x = xpt; y = ypt; //save location
w = 40; h = 30; //use default size
public void setSelected(boolean b) {
selected = b;
private void saveAsRect() {
//convert to rectangle so we can use the contains method
rect = new Rectangle(x-w/2, y-h/2, w, h);
public void draw(Graphics g) {
g.drawRect(x, y, w, h);
if (selected) { //draw �handles�
g.fillRect(x+w/2, y-2, 4, 4);
g.fillRect(x-2, y+h/2, 4, 4);
g.fillRect(x+w/2, y+h-2, 4, 4);
g.fillRect(x+w-2, y+h/2, 4, 4);
public boolean contains(int x, int y) {
return rect.contains(x, y);
public void move(int xpt, int ypt) {
x = xpt; y = ypt;
Drawing the rectangle is pretty straightforward. Now, let�s look at
our simple Memento class, which is contained in the same file,
visRectangle.java, and thus has access to the position and size variables:
class Memento
visRectangle rect;
//saved fields- remember internal fields
//of the specified visual rectangle
int x, y, w, h;
public Memento(visRectangle r) {
rect = r; //Save copy of instance
x = rect.x; y = rect.y; //save position
w = rect.w; h = rect.h; //and size
public void restore() {
//restore the internal state of
//the specified rectangle
rect.x = x; rect.y = y; //restore position
rect.h = h; rect.w = w; //restore size
When we create an instance of the Memento class, we pass it the
visRectangle instance we want to save. It copies the size and position
parameters and saves a copy of the instance of the visRectangle itself. Later,
when we want to restore these parameters, the Memento knows which
instance it has to restore them to and can do it directly, as we see in the
restore() method.
The rest of the activity takes place in the Mediator class, where we
save the previous state of the list of drawings as an Integer on the undo list:
public void createRect(int x, int y)
unpick(); //make sure no rectangle is selected
if(startRect) //if rect button is depressed
Integer count = new Integer(drawings.size());
undoList.addElement(count); //Save previous list size
visRectangle v = new visRectangle(x, y);
drawings.addElement(v); //add new element to list
startRect = false; //done with this rectangle
rect.setSelected(false); //unclick button
pickRect(x, y); //if not pressed look for rect to select
and save the previous position of a rectangle before moving it in a Memento:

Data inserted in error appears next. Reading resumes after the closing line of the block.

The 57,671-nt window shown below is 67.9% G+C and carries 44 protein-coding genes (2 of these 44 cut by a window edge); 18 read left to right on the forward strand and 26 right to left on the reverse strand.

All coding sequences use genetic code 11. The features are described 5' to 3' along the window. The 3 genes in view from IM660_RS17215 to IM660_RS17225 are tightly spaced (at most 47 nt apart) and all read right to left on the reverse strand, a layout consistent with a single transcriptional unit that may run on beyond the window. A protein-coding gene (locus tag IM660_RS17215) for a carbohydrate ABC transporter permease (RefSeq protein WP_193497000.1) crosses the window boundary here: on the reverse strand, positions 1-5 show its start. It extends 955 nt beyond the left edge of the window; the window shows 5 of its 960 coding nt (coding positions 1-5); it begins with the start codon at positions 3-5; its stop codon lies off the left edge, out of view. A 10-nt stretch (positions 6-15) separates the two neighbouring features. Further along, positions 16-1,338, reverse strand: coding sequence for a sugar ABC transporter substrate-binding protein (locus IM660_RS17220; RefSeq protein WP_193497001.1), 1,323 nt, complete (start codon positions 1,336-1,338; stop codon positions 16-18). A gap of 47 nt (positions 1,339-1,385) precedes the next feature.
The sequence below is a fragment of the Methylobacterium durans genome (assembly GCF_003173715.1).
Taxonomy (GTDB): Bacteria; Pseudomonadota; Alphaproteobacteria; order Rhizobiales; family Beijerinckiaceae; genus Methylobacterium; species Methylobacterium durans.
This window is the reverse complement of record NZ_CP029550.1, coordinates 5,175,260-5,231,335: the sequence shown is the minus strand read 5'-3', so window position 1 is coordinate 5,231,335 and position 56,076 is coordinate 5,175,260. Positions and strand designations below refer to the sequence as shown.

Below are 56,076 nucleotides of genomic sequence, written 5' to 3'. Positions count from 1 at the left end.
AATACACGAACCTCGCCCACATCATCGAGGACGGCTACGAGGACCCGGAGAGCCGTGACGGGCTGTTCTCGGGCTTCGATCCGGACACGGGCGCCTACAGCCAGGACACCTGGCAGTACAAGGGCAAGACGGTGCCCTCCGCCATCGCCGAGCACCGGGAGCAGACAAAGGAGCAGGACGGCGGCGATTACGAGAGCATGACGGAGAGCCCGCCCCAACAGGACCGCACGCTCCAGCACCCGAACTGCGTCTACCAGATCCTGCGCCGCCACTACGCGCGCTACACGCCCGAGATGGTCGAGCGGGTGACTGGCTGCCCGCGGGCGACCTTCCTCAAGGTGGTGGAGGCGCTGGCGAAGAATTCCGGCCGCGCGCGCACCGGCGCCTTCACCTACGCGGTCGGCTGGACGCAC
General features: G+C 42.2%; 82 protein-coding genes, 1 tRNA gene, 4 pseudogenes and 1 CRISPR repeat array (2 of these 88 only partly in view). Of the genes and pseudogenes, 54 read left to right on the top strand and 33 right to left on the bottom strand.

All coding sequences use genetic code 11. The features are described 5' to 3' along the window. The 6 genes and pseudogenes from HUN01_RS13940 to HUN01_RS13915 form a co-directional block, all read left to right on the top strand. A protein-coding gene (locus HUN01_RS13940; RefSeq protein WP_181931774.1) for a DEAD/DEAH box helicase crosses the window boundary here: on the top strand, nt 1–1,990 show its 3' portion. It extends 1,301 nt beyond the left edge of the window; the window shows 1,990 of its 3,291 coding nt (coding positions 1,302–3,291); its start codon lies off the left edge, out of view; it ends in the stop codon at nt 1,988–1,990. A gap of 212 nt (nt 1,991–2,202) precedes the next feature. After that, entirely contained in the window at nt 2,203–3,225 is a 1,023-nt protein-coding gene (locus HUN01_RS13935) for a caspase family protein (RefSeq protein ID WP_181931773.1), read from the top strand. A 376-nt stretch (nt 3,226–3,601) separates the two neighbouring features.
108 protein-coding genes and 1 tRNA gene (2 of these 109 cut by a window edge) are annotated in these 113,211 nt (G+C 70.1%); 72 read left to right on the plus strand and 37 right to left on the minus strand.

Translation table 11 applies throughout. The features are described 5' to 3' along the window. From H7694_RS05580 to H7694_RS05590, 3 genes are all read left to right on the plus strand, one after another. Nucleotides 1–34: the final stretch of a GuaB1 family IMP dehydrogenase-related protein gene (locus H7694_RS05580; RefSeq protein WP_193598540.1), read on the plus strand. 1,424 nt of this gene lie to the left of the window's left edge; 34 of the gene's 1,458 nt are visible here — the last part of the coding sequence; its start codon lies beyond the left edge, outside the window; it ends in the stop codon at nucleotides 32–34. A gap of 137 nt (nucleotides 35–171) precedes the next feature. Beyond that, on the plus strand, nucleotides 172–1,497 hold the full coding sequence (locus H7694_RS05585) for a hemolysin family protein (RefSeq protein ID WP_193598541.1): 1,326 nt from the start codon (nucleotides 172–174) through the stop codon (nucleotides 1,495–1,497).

public void rememberPosition()
Memento m = new Memento(selectedRectangle);
Our undo method simply decides whether to reduce the drawing list
by one or to invoke the restore method of a Memento:
public void undo()
//get last element in undo list
Object obj = undoList.lastElement();
undoList.removeElement(obj); //and remove it
//if this is an Integer,
//the last action was a new rectangle
if (obj instanceof Integer)
//remove last created rectangle
Object drawObj = drawings.lastElement();
//if this is a Memento, the last action was a move
if(obj instanceof Memento)
//get the Memento
Memento m = (Memento)obj;
m.restore(); //and restore the old position
Consequences of the Memento
The Memento provides a way to preserve the state of an object while
preserving encapsulation, in languages where this is possible. Thus, data that
only the Originator class should have access to effectively remains private. It
also preserves the simplicity of the Originator class by delegating the saving
and restoring of information to the Memento class.
On the other hand, the amount of information that a Memento has to
save might be quite large, thus taking up fair amounts of storage. This further
has an effect on the Caretaker class (here the Mediator) which may have to
design strategies to limit the number of objects for which it saves state. In our
simple example, we impose no such limits. In cases where objects change in a
predictable manner, each Memento may be able to get by with saving only
incremental changes of an object�s state.
Other Kinds of Mementos
While supporting undo/redo operations in graphical interfaces is one
significant use of the Memento pattern, you will also see Mementos used in
database transactions. Here they save the state of data in a transaction where
it is necessary to restore the data if the transaction fails or is incomplete.